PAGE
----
(NNPA)—The sayings “Now or never,” “Today is the first day of the rest of your life” and “Getting on with your life’s work” implies a career transition for an individual in which he exploits his achievements and experiences to date. This is often true of successful entrepreneurs. It is the rare entrepreneur who starts a business as his first job.
The forces driving such transitions come from many sources. In the case of the former athletes featured here, it was the inevitability of the end of their football careers. Others start businesses because they believe in the opportunity represented by a product or an idea. For others, still, unemployment may be a factor.
Is it time for you to “get on with your life’s work” and start a business? The following questions will help you determine the answer.
1. Are your reasons for wanting to start a business the right reasons? Right reasons are ones that motivate you towards a goal—you want to be your own boss, you want to see your ideas bear commercial fruit and have others acknowledge what you have achieved. Negative reasons, such as running away from a job you don’t like, rarely breed success.
2. Do you have a viable idea for a business? Is it market driven? Will you solve problems for your customers? Will you eliminate their pain?
3. Do you have relevant experience? Do you know the industry in which your entrepreneurial venture will operate? Have you been in a small business environment and understand its unique needs?
4. Do you have a business plan that has been critiqued by successful people in your chosen industry, business associates, and various other professionals?
5. No matter how you answer the preceding questions, do you have a “fire in your belly,” and are you determined to start your own business regardless of what others say? If so, that tenacity and drive will probably be more critical to your success than any words of wisdom offered to you.
This is our time…our opportunity to do that which was forbidden to our mothers, fathers and ancestors down the line. We have the freedom to determine our future, and entrepreneurship (self-employment) is a great leveler of the proverbial playing field.
CNN’s Wayne Drash recently reported the following historical account of Isadore Banks. A pillar in the African-American community, Banks helped bring electricity to the town of Marion in the 1920s and became one of the wealthiest Black landowners in a region with a long history of racial violence. His killing had a profound effect and many Blacks left and never came back. For those who remained, the message was clear: If you were Black and acquired wealth, you knew your place.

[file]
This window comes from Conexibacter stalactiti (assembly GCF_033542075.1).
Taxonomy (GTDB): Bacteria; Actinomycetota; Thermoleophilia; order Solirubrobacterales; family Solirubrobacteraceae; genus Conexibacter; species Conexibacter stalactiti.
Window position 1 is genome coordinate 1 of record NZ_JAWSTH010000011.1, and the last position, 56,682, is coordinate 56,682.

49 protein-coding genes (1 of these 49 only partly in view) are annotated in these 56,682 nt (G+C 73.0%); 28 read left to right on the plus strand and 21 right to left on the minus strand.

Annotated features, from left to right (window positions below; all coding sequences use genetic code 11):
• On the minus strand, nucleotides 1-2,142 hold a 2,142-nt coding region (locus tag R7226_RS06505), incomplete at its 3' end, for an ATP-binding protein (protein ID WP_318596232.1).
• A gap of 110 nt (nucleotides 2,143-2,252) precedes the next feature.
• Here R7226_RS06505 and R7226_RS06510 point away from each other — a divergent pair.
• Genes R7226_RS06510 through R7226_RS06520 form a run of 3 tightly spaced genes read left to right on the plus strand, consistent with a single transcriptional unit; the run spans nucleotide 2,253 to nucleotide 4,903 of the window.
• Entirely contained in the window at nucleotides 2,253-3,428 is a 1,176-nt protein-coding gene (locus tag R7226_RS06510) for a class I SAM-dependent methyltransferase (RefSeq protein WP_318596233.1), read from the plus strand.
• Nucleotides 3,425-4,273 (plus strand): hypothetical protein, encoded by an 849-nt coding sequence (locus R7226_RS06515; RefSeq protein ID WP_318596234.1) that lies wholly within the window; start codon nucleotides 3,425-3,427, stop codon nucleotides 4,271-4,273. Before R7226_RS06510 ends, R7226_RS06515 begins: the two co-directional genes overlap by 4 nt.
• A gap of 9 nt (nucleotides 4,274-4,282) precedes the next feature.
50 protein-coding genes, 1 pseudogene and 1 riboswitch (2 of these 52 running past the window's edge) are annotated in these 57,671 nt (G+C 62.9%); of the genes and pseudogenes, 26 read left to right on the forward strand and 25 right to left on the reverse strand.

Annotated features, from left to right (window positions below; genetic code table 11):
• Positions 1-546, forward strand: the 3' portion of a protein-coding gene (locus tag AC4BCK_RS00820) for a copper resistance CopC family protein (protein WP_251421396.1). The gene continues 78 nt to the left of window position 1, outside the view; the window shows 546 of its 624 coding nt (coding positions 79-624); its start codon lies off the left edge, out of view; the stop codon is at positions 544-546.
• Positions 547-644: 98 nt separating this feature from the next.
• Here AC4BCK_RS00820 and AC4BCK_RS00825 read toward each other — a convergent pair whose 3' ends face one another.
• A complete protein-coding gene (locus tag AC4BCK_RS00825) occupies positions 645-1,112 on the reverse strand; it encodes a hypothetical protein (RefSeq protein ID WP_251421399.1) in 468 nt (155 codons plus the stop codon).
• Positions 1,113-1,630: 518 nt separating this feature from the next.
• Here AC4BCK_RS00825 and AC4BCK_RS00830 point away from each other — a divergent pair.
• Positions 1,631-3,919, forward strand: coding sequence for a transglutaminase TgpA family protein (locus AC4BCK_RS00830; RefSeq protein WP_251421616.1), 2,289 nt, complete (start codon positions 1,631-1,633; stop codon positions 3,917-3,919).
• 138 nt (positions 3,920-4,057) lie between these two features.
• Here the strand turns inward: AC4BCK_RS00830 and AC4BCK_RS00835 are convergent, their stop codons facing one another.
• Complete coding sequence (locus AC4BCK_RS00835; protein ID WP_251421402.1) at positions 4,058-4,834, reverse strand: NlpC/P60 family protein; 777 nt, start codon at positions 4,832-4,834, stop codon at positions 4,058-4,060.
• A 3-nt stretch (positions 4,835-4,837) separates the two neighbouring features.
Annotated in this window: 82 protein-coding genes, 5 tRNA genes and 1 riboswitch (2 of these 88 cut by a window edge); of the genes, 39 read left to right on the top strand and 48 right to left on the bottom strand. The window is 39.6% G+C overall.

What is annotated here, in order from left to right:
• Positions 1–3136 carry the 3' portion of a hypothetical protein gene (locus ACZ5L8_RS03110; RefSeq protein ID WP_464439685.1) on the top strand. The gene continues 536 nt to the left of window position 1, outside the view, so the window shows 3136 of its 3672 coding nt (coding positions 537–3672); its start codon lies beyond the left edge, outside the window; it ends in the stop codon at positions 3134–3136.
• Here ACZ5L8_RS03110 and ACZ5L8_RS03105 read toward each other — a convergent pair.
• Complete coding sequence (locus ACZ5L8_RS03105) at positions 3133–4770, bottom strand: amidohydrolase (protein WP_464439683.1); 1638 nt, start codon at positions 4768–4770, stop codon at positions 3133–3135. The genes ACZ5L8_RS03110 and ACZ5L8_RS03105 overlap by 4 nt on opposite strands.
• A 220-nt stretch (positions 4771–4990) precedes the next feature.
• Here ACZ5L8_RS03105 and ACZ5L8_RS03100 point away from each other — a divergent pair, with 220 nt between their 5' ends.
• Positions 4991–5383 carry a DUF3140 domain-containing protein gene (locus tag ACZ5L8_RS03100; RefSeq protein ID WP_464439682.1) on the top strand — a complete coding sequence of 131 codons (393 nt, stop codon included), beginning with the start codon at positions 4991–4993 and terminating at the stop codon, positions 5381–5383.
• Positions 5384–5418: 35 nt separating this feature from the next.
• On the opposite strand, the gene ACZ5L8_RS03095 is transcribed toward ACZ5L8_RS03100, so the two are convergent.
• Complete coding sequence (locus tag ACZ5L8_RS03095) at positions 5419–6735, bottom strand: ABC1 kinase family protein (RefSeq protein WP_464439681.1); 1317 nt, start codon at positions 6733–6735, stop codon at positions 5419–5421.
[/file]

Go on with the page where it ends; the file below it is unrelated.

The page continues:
“They tell me that one-tenth of one percent of the population controls more than 40 percent of the wealth. Oh America, how often have you taken necessities from the masses to give luxuries to the classes. You can work within the framework of democracy to bring about a better distribution of wealth.”—Dr. Martin Luther King Jr., Sermon at Dexter Avenue Baptist Church, Montgomery, Ala., Nov. 4, 1956
Entrepreneurship is the trump card against racism.
To prepare yourself for greatness, pay attention to these steps from “What I Did You Can Do Too.”
Remove Mind Clutter: (Self-Control Is Power)
Go for It!
Visualize (Picture This)
Acquire Humility (Goodbye to EGO— Edging God Out)
AND remember the words of one of the greatest…
“Champions aren’t made in gyms. Champions are made from something they have deep inside them—a desire, a dream, and a vision. They have to have the skill and the will. But the will must be stronger than the skill.”—Muhammad Ali, boxing champion
(Farrah Gray is author of “The Truth Shall Make You Rich: The New Road Map to Radical Prosperity,” “Get Real, Get Rich: Conquer the 7 Lies Blocking You from Success” and the international best-seller “Reallionaire: Nine Steps to Becoming Rich from the Inside Out.” He is chairman of the Farrah Gray Foundation and can be reached at firstname.lastname@example.org or his website at http://www.drfarrahgray.com/.)